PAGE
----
The history of the evolution of nationalism in the United States demonstrates that the strengthening of the Nation and the weakening of the State, wherever the exercise or failure of exercise of State power makes against the national welfare is a tendency as inevitable and as irresistible as the flow of the tides or the rising and the setting of the sun, unless it be that the nation is to enter upon a stage of dissolution instead of pursuing a normal process of evolution, which means the continuance of the vigor, and involves even the life, of the American people as a homogeneous body.

Throughout our history one or another form of economic privilege has invariably sought political license for its existence by appeal to the principle of “ States' rights” or “ local self-government.” The present inconceivably tangled condition of affairs in the United States is due primarily to the fact that we have forty-six sovereignties, to each of which the seekers of privilege may appeal, and every one of which sovereignties may permit the existence of conditions which make against the national welfare. Thus the State of New Jersey, by its laws for the organization and management of corporations, has been the fruitful mother of legal conditions which have virtually tied the hands of the national government, and made the national law against combination tending to the creation of monopolies inimical to the welfare of the nation as a whole practically unenforceable.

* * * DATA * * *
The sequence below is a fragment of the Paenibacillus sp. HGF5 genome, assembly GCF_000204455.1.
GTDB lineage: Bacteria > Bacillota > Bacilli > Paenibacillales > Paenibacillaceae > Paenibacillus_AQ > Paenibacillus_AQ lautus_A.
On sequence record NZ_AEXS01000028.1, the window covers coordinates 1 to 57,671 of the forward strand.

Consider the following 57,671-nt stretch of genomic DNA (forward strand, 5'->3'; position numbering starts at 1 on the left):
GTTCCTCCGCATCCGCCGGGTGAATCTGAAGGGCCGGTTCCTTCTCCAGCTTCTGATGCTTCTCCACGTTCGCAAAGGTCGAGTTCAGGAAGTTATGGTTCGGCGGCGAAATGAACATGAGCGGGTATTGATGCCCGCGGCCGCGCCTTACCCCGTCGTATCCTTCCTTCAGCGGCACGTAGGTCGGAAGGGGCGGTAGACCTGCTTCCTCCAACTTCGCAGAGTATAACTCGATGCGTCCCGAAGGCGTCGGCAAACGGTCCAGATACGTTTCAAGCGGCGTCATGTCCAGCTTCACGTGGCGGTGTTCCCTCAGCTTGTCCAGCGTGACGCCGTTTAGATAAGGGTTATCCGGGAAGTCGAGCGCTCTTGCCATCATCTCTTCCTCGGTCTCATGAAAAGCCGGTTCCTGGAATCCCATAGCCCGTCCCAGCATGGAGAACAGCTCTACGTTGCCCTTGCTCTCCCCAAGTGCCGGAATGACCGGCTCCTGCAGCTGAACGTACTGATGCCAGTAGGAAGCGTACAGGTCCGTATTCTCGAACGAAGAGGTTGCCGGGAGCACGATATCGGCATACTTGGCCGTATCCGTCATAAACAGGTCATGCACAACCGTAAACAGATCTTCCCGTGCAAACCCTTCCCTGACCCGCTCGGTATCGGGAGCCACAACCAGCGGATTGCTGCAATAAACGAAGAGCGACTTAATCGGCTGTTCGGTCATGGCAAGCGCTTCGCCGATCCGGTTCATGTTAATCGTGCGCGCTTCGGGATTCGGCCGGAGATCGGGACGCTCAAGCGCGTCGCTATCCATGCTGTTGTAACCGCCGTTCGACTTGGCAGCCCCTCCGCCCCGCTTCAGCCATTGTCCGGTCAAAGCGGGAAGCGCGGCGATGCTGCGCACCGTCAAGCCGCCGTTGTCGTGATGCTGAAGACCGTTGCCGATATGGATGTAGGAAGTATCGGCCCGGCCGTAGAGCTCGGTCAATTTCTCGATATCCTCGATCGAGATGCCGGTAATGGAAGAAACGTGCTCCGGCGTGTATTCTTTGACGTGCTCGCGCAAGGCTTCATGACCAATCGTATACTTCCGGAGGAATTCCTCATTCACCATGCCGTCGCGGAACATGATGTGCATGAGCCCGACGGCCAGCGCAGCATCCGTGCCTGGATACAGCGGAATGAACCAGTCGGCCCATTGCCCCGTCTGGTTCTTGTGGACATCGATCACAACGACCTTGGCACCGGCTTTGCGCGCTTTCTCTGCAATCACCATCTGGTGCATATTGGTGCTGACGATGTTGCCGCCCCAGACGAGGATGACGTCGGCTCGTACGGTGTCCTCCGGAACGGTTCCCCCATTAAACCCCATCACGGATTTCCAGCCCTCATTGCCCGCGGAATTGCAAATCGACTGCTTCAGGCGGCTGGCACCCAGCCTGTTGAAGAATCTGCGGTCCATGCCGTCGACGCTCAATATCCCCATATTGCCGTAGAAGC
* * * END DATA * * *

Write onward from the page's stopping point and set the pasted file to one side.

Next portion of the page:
The appeal will always be made, as it was made in 1832, in 1850, 1854 and in 1860, to the Constitution; and the sacredness of so-called constitutional right will be the asylum in which the enemies of the national welfare — that is to say, the welfare of the whole people as distinguished from the privilege of individuals to absorb the national wealth and to control the political power of the nation — will seek refuge. There will be endless appeals to the purpose and intention of the “Fathers.” The written Constitution will be dwelt upon, and to it will be given such construction as the interests of the privileged classes may dictate.

But what is the Constitution? The written Constitution no more resembles the actual Constitution of this nation than the anatomical skeleton resembles the outward body or indicates the physiological constitution of the man. Our present Constitution is to be found not in the famous document adopted in 1787 and the amendments that have been formally made thereto, but in